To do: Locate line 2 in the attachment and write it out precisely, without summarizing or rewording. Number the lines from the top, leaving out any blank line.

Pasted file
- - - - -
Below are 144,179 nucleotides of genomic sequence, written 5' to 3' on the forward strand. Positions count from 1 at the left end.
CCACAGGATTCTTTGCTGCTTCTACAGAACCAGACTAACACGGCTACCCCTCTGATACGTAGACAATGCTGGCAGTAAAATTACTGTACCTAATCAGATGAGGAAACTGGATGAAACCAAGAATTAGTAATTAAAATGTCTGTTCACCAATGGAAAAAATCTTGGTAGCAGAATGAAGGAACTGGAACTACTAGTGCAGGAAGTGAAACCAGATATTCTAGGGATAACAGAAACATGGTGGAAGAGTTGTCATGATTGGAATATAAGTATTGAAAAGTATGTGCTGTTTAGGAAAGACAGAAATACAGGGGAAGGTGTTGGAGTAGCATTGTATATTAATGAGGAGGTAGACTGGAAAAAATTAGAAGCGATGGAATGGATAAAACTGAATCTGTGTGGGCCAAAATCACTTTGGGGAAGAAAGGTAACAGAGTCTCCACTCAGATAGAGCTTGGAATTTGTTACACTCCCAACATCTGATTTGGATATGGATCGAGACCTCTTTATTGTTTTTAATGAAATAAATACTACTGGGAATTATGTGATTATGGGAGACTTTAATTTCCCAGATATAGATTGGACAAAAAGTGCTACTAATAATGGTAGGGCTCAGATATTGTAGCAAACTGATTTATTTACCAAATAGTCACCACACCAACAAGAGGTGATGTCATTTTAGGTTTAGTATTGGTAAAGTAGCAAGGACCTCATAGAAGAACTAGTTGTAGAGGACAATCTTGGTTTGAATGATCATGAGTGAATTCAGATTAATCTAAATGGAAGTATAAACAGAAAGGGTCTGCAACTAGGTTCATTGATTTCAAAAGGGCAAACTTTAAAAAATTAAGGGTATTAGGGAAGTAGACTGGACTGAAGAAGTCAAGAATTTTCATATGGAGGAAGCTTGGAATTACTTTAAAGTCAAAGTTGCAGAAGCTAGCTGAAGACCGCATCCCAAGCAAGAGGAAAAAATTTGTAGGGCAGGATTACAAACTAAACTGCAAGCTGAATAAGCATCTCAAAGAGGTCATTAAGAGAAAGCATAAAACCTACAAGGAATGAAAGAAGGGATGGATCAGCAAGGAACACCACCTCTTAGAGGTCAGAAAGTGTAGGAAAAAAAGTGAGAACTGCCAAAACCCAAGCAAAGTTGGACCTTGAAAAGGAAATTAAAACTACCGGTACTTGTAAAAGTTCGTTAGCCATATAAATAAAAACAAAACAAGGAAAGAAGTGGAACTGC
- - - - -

CCACAGGATTCTTTGCTGCTTCTACAGAACCAGACTAACACGGCTACCCCTCTGATACGTAGACAATGCTGGCAGTAAAATTACTGTACCTAATCAGATGAGGAAACTGGATGAAACCAAGAATTAGTAATTAAAATGTCTGTTCACCAATGGAAAAAATCTTGGTAGCAGAATGAAGGAACTGGAACTACTAGTGCAGGAAGTGAAACCAGATATTCTAGGGATAACAGAAACATGGTGGAAGAGTTGTCATGATTGGAATATAAGTATTGAAAAGTATGTGCTGTTTAGGAAAGACAGAAATACAGGGGAAGGTGTTGGAGTAGCATTGTATATTAATGAGGAGGTAGACTGGAAAAAATTAGAAGCGATGGAATGGATAAAACTGAATCTGTGTGGGCCAAAATCACTTTGGGGAAGAAAGGTAACAGAGTCTCCACTCAGATAGAGCTTGGAATTTGTTACACTCCCAACATCTGATTTGGATATGGATCGAGACCTCTTTATTGTTTTTAATGAAATAAATACTACTGGGAATTATGTGATTATGGGAGACTTTAATTTCCCAGATATAGATTGGACAAAAAGTGCTACTAATAATGGTAGGGCTCAGATATTGTAGCAAACTGATTTATTTACCAAATAGTCACCACACCAACAAGAGGTGATGTCATTTTAGGTTTAGTATTGGTAAAGTAGCAAGGACCTCATAGAAGAACTAGTTGTAGAGGACAATCTTGGTTTGAATGATCATGAGTGAATTCAGATTAATCTAAATGGAAGTATAAACAGAAAGGGTCTGCAACTAGGTTCATTGATTTCAAAAGGGCAAACTTTAAAAAATTAAGGGTATTAGGGAAGTAGACTGGACTGAAGAAGTCAAGAATTTTCATATGGAGGAAGCTTGGAATTACTTTAAAGTCAAAGTTGCAGAAGCTAGCTGAAGACCGCATCCCAAGCAAGAGGAAAAAATTTGTAGGGCAGGATTACAAACTAAACTGCAAGCTGAATAAGCATCTCAAAGAGGTCATTAAGAGAAAGCATAAAACCTACAAGGAATGAAAGAAGGGATGGATCAGCAAGGAACACCACCTCTTAGAGGTCAGAAAGTGTAGGAAAAAAAGTGAGAACTGCCAAAACCCAAGCAAAGTTGGACCTTGAAAAGGAAATTAAAACTACCGGTACTTGTAAAAGTTCGTTAGCCATATAAATAAAAACAAAACAAGGAAAGAAGTGGAACTGC